So, how did you fare with Week 7?  Any big take-aways?






Friday, November 28, 2014

DALMOOC episode 8: Bureau of pre-learning

I see a lot of WTF behavior from learners. This is bad... or is it?
Oh hey!  It's week 6 in DALMOOC and I am actually "on time" this time!  Even if I weren't it's perfectly OK since there are cohorts starting all throughout the duration of the MOOC (or so I suspect), so whoever is reading this: Hello!

This week the topic of DALMOOC is looking at behavior detectors (types of prediction models).  Behavior detection is a type of model (or types of models) that we can infer from the data collected in the system, or set of systems, that we discussed in previous weeks (like the LMS for example).  Some of these are behaviors like off-task behavior such as playing candy crush during class or doodling when you're supposed to be solving for x. Other behaviors are gaming the system, disengaged behaviors, careless errors, and WTF behaviors (without thinking fastidiously?  or...work time fun? you decide ;-) ). WTF behavior is working on the system but not the task specified.  As I was listening to the videos this week I was thinking about gaming behaviors‡ I was thinking that not all gaming behavior is bad.  If I am stuck in a system, I'm more apt to game it so that I can move and, and try to salvage any learning, rather than just get stuck and say eff-it-all.  I wonder what others think about this.

Some related problems to behavior detectors are sensor free affect detection of boredom, fun, frustration, or delight.  Even with sensors, I'd say that I'd have problems identifying delight. Maybe my brain looks a certain way in a MRI machine when I get a sense of delight, but I as a human this is a concept that would be hard to pin down.

Anyway - another things discussed this week is Ground Truth. The idea is that all data is going to be noisy so it won't be one "truth" but there is "ground truth". I guess the idea here is that there is no one answer to life, the Universe and everything, so we look our data to determine an approximation of what might be going on.   Where to do you get data for this? Self-reports from learners, Field Observations§, text analysis, and video coding. The thing I was considering (and I think this was mentioned) is that self-reporting isn't that great for behaviors students, after all most of us don't want to admit that we are gaming the system or doing something to subvert the system. Some people might just do it because they don't care, or because they think that you exercise is stupid and they will let you know, but most, I think, would care what others think, and might have some reverence for the instructor, thus prevent them from accurately self-reporting.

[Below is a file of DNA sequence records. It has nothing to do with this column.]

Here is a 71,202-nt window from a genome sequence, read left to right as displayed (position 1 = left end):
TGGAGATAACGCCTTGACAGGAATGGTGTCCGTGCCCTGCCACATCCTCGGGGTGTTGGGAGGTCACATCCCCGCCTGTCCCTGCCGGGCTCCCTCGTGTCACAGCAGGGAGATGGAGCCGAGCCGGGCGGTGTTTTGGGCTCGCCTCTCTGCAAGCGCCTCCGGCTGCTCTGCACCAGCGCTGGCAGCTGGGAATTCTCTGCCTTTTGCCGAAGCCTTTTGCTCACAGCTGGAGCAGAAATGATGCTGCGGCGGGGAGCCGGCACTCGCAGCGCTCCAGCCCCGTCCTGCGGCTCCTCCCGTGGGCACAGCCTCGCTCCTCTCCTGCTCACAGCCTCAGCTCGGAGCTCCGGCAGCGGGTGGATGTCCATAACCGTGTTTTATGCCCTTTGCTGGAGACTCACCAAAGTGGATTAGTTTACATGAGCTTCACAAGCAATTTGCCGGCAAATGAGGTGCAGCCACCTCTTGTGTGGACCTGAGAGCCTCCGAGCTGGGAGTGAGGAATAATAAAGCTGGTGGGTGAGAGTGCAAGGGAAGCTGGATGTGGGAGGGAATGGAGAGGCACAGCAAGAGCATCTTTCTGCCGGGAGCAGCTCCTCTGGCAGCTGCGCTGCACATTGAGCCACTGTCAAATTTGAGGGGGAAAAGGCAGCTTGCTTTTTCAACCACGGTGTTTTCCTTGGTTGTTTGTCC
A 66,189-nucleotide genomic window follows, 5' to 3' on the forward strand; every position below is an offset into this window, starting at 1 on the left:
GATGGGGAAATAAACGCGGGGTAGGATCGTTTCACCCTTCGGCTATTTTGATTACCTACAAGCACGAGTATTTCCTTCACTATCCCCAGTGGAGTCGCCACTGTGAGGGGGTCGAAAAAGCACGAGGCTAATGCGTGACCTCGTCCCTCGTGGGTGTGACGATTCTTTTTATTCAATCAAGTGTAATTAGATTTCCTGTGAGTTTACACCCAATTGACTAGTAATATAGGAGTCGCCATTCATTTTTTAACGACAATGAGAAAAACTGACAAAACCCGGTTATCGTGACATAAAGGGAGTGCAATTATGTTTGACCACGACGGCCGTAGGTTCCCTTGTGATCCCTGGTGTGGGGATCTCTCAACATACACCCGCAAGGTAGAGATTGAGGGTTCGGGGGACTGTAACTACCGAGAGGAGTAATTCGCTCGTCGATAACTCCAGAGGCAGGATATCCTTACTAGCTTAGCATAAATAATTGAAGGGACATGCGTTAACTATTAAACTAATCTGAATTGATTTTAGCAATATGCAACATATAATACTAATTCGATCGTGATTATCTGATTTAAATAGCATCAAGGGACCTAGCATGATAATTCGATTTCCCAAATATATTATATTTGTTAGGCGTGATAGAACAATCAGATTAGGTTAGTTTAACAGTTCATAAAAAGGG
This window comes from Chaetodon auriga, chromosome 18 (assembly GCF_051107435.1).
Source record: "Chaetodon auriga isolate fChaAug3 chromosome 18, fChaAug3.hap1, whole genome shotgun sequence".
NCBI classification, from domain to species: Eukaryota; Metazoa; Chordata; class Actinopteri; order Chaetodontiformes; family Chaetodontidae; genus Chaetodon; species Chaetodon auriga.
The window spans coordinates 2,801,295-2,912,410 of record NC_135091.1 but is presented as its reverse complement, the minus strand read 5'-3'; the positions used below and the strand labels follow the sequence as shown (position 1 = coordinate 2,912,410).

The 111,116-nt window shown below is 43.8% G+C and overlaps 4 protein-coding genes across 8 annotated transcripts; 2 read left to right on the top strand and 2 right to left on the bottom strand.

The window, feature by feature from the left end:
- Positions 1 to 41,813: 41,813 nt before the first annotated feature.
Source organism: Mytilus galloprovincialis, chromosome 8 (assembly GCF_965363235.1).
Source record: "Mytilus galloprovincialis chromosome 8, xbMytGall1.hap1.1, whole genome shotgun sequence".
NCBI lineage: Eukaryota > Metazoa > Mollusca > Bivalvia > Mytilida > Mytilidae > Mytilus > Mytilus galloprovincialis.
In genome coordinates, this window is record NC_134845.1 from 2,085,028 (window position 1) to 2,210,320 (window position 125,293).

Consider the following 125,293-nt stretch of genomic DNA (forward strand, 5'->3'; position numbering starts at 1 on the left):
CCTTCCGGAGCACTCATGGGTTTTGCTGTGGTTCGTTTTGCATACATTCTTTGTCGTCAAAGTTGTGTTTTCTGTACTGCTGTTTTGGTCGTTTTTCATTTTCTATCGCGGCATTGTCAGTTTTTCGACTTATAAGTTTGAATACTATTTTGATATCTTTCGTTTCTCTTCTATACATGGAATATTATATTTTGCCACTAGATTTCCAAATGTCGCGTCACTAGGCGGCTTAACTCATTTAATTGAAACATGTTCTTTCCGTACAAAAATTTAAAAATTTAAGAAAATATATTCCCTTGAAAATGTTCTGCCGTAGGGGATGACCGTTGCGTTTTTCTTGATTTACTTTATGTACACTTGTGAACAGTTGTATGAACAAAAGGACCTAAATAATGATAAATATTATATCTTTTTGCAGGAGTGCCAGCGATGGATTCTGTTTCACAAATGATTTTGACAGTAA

One of the things that made me laugh a bit was an example given of a text log file where the system told the learner that he was wrong but in a cryptic way. This reminds me of my early MS DOS days, when I was vising relatives who had Windows 3.1 (for workgroups!) and I was dumped from the GUI to a full window DOS environment.  I didn't know any commands, so I tried natural language commands...and I got the dreaded "error, retry, abort" and typing any three (or combination of those three) words did not work. Frustration! I thought I had broken the computer and no one was home!

Another thing that came to mind with these data collection methods is the golden triangle (time, quality, cost).  Not every method is equal to other methods of data collecting. For instance video coding is slowest, but it is replicable and precise.

Moving along, we talked a bit about  Feature Engineering (aka rational modeling, aka cognitive modeling ) which is the art of creating predictor variables. This is an art because it involves lore more than well defined principles. This is also an iterative process.  Personally I was ready to write this off but the art and iteration aspect is something that appeals to me rather than just cold hard black-boxes. The idea with this is that you go for quantity at first, not quality, and then you iterate forward, further defining your variables.  Just like in other projects and research you can build off the ideas of others; there are many papers out there for what has worked and what hasn't (seems like advice I was also given at my EDDE 801 seminar this past summer).  Software you can use for this process include Excel (pivot tables for example) and OpenRefine (previously Google Refine). A good thing to remember is that feature engineering can over-fit, so we're going back to last week where we said that everything over-fits to some extent.

Finally we have diagnostic metrics. My eyes started glazing over a bit with this.  I think part of it was that I didn't have my own examples to work with so it was all a bit abstract (which is fine). I am looking forward to the spring 2015 Big Data in Education MOOC to go more a bit in depth with this.  So what are the diagnostic metrics mentioned? (might need a more detailed cheat-sheet for these)
  • ROC -- Receiver operating Characteristic curve good for a two-value prediction (on/off, true/false, etc.)
  • A' -- related to ROC - probability that if the mode is give an example from a category, it can identify which category it came from.  A' more difficult to compute compared to kappa and only works with two categories. Easy to interpret statistically.
  • Precision -- probability a data point that is classified as true, is really true
  • Recall -- probability that a data point is actually true when classified as true

We also covered Regressors such as:
  • Linear Correlation -- if X's values change, do Y's values change as well?  Correlation is vulnerable to outliers.